The Switched Reluctance Motor2012 Dr. B. C. PaulNote Concepts presented here in are considered common knowledge in the field and are found in numerous texts no one of which was intentionally copied. Figures are from various sources including computer simulation technology, Texas A+M University, Electric Motorbike Inc, Hearst Electric Products. List may not exhaustively site all locations where similar figures may be found.
The Switched Reluctance MotorThe Stator contains 3 electro-magnets powered by DC Current.
The Rotor is a Plain Piece of Steel capable of carrying a magnetic fluxThe rotor is connectedTo a shaft that is it hoped will turn to make something happen.
The Path of Least ResistanceWater will follow the path of least resistanceElectricity will follow a path of least resistance
Magnetic ReluctanceMagnetic flux likes to find an easy flow pathA nice piece of steel is a much better flow path than airThe magnetic flux will try to get the steel path to line up (considered magnetic reluctance)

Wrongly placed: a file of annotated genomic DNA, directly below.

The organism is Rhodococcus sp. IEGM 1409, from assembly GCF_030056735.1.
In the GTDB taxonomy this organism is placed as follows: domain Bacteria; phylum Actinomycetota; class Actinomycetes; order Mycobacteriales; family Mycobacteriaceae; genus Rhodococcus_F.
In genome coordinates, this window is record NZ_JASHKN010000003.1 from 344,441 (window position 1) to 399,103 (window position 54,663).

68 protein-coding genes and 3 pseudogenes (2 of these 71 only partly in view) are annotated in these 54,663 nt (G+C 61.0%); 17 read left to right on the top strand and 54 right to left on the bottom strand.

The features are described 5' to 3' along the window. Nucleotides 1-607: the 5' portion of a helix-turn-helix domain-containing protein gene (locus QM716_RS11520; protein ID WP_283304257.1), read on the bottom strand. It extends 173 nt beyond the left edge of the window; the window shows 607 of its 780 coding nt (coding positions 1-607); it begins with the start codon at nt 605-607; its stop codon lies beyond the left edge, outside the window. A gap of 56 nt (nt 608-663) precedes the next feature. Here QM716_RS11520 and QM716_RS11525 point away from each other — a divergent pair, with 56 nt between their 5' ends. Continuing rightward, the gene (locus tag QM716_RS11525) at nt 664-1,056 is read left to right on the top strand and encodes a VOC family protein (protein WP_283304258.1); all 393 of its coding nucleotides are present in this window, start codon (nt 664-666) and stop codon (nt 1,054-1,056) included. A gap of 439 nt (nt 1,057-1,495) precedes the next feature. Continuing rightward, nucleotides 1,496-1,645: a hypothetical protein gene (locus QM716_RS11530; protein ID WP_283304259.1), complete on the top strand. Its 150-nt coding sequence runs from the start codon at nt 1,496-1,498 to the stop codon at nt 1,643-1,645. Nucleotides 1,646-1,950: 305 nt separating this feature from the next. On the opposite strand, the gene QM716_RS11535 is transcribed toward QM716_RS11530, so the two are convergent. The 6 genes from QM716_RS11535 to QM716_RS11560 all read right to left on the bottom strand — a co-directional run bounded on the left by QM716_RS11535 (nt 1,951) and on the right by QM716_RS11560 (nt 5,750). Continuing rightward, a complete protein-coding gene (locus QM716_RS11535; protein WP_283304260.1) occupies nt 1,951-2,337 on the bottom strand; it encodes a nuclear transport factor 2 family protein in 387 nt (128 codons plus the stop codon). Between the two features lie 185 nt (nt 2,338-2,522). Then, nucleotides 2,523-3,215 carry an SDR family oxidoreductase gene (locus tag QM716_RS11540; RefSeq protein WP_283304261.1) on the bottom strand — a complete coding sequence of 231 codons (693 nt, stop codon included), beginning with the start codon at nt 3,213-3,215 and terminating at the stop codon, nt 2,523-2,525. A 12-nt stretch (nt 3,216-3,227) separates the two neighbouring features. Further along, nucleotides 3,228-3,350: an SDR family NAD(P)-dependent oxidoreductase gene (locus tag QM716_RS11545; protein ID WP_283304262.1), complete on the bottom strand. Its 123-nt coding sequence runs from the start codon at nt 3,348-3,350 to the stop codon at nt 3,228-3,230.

Making the Motor WorkIf I keep turning magnetic fields offAnd on around the stator I canHave the rotor continuous chasingThe magnetic field and thusTurning the shaft
I now have a DC motor with noRings or brushes. (But one whollyHeck of a lot of switches)
ProblemsThe torque the motor produces is proportional to where the rotor is relative to the polesThe effect is highly non-linearAs the rotor chases the poles the poles the torque ripples up and down
Try ThisA bunch of extra poles and then let a project logic controller program do the fieldSwitching to smooth out the torque.
Of CourseWe have just created a motor that depends on a bunch of solid state switching technology and a computer to be able to operateThat would have been a big deal in 1912, but not 2012.Its still a big deal if Im talking hp motors, but if I need a big torqueing motor a computer controlled motor is another story.